Buckthorn bark is made from the European buckthorn shrub and rhamnus frangula tree, which is native to Europe1, the western part of Asia and the Middle East. It has been used for medicinal purposes since at the 1600s, mainly as a laxative to treat constipation and other issues that may arise as a result of this condition, such as hemorrhoids and irritation.
Traditional Health Benefits of Buckthorn Bark
Buckthorn bark powder is available as an alternative health supplement and may be used in the form of tablets, dried extract powder capsules or tea. The bark tastes sweet and slightly bitter. Buckthorn bark is also commonly referred to as Alder Buckthorn, Frangula, Alder, Dogwood, Arrow Wood, Bourdaine, Rhamnus Frangula, Glossy Buckthorn, Nerprun Bourdaine and Nerprun Noir
What is Buckthorn Bark Used For?
Buckthorn Bark may have numerous benefits to the body, including the following: Cleanses the Colon, Acts as a Natural Laxative, Eases Pain of Bowel Movements and Acts as Preparatory to Surgical Procedures Involving the Colon
Products Containing Buckthorn Bark
Benefits of Buckthorn Bark
Buckthorn bark is typically used as a laxative to alleviate constipation and any sub-issues that arise from this condition. The compounds in the bark, called anthraquinones2, work by increasing the colon’s ability to contract and reducing water absorption by the intestines, allowing more liquid to be left in the colon. As a result, larger, softer stools are produced, which then eases constipation. Issues that may arise as a result of constipation, such as hemorrhoids and anal fissures, may also be treated with buckthorn bark powder. Since the supplement serves as an effective stool softener, it can make bowel movements less painful and more comfortable for those with these issues. Buckthorn bark may also be used as a colon cleanser to prepare for surgical procedures.
How to Use and Supplementing with Buckthorn Bark
Buckthorn bark powder can be taken as a tablet, capsule or tea. Buckthorn bark powder can be an effective natural alternative to traditional laxatives sold as pharmaceutical products. It can serve as a natural stool softener and alleviate the issues that often accompany bowel issues. As always, be sure to consult with a physician prior to taking buckthorn bark powder in order to rule out any potentially harmful interactions.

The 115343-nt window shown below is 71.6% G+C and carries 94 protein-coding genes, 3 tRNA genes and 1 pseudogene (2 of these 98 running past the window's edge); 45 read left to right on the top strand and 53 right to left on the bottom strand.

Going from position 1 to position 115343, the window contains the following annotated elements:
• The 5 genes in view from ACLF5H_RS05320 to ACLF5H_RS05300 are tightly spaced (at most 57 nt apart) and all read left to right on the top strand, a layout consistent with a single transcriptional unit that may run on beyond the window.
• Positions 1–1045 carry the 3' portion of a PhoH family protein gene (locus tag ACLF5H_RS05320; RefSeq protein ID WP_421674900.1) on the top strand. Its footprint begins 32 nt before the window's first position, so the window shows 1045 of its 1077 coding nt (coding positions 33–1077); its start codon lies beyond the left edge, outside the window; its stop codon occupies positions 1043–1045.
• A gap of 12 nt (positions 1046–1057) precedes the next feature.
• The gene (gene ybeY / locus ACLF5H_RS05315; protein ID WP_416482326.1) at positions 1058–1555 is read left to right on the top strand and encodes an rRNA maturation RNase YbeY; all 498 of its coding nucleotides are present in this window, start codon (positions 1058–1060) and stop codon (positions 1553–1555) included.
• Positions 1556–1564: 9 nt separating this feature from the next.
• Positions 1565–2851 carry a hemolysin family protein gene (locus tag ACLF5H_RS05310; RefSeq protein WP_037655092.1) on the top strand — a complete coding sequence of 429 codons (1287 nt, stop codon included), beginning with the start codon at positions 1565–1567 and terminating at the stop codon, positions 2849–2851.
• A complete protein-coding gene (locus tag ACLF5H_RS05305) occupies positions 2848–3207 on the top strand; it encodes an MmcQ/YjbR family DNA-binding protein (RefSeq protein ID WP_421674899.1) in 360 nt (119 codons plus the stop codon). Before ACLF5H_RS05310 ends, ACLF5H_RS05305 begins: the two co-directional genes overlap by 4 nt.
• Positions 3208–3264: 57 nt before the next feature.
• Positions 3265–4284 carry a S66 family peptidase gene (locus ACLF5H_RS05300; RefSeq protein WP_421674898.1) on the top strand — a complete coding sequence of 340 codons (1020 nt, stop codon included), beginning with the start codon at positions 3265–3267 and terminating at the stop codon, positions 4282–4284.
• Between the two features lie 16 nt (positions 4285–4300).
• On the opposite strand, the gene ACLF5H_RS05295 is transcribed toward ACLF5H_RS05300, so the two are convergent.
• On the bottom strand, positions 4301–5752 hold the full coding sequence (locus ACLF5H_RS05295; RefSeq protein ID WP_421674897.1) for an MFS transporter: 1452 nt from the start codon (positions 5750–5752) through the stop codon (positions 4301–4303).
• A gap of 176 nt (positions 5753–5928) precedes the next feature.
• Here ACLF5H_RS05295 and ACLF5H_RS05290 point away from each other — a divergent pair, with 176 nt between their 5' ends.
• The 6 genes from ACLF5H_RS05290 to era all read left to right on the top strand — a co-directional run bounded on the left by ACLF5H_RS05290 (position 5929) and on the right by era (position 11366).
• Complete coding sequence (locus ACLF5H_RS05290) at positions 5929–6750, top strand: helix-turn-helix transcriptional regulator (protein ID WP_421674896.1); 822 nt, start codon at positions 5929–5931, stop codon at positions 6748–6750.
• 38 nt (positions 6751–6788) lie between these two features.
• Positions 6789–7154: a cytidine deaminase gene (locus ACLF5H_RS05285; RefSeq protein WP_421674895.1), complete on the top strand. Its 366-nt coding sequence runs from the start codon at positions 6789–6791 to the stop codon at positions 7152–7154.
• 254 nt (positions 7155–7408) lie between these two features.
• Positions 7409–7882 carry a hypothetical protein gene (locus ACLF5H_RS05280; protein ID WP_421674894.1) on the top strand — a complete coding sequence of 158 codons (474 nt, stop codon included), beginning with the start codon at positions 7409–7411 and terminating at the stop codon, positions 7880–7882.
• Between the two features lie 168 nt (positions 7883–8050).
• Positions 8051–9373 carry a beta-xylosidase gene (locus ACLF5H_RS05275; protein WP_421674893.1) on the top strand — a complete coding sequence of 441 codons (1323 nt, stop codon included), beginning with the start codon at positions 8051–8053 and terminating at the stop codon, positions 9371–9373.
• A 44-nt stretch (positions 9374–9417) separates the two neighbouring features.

Recommended Daily Allowance of Buckthorn Bark
The typical dose of buckthorn is between 0.5g to 2.5g of the dried bark. Take only the amount of bark needed to produce a soft stool. It may also be taken as a tablet at the onset of bowel issues, which is the most convenient way to take the supplement. It may also be taken as a tea by steeping 2g of the herb in 150mL of boiling water for about 10 minutes, though the taste may be too bitter for some. Alternatively, between 2mL to 5mL of liquid extract drops may be taken three times a day for no more than a week. Buckthorn bark powder is not for long-term use. Ideally, it should be taken for no more than 8-10 days. If the supplement is taken for extended periods of time, it may cause low potassium levels, stomach issues, muscle weakness and even heart problems. If you experience very loose stools while using buckthorn bark powder, stop taking it.
Considerations When Taking Buckthorn Bark
Buckthorn bark powder is never used fresh, but is rather dried and seasoned before it's ready for consumption after the bark has aged to at least a year. If not, consumption of the bark could lead to uncomfortable and painful abdominal issues and may irritate the mucosal lining of the stomach and cause gastrointestinal irritation, vomiting, diarrhea and muscle spasms. Those who are currently suffering from diarrhea, abdominal pain, or intestinal disorders should not use buckthorn bark powder. Further, pregnant or nursing women or children under the age of 12 years should not take the supplement. Anyone taking certain medications should not take buckthorn bark powder unless they have specific permission from their physician. Since buckthorn is a laxative, it could reduce how much medicine the body is able to absorb. A reduction in how much medicine the body absorbs could weaken its effect. Always consult with a health care provider before using buckthorn bark powder or any other herbal products.
Citations and Sources
1. Michigan Medicine U of M. Alder Buckthorn. Michigan Medicine. https://www.uofmhealth.org/health-library/hn-3650004. 2. US National Library of Medicine NC for BI. Anthraquinone. US National Library of Medicine. https://pubchem.ncbi.nlm.nih.gov/compound/anthraquinone.
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